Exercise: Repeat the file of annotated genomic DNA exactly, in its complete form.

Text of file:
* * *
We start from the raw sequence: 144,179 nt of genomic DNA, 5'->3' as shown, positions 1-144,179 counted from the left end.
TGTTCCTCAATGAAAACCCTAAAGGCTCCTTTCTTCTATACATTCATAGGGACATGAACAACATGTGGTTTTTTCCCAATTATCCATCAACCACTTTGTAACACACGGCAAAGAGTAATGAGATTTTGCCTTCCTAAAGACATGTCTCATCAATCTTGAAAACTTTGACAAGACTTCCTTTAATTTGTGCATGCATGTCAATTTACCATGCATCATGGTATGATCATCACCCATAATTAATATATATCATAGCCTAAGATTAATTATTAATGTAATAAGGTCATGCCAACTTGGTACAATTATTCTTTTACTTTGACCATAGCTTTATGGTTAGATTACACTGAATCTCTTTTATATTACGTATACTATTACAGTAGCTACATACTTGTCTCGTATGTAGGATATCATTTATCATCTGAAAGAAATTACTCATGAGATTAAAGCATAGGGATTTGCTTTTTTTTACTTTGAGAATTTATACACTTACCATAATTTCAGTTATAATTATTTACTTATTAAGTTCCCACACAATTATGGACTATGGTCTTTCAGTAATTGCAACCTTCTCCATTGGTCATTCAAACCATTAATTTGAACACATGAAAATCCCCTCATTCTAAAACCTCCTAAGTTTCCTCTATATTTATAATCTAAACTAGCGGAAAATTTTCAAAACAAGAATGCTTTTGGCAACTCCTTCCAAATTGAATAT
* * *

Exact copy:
We start from the raw sequence: 144,179 nt of genomic DNA, 5'->3' as shown, positions 1-144,179 counted from the left end.
TGTTCCTCAATGAAAACCCTAAAGGCTCCTTTCTTCTATACATTCATAGGGACATGAACAACATGTGGTTTTTTCCCAATTATCCATCAACCACTTTGTAACACACGGCAAAGAGTAATGAGATTTTGCCTTCCTAAAGACATGTCTCATCAATCTTGAAAACTTTGACAAGACTTCCTTTAATTTGTGCATGCATGTCAATTTACCATGCATCATGGTATGATCATCACCCATAATTAATATATATCATAGCCTAAGATTAATTATTAATGTAATAAGGTCATGCCAACTTGGTACAATTATTCTTTTACTTTGACCATAGCTTTATGGTTAGATTACACTGAATCTCTTTTATATTACGTATACTATTACAGTAGCTACATACTTGTCTCGTATGTAGGATATCATTTATCATCTGAAAGAAATTACTCATGAGATTAAAGCATAGGGATTTGCTTTTTTTTACTTTGAGAATTTATACACTTACCATAATTTCAGTTATAATTATTTACTTATTAAGTTCCCACACAATTATGGACTATGGTCTTTCAGTAATTGCAACCTTCTCCATTGGTCATTCAAACCATTAATTTGAACACATGAAAATCCCCTCATTCTAAAACCTCCTAAGTTTCCTCTATATTTATAATCTAAACTAGCGGAAAATTTTCAAAACAAGAATGCTTTTGGCAACTCCTTCCAAATTGAATAT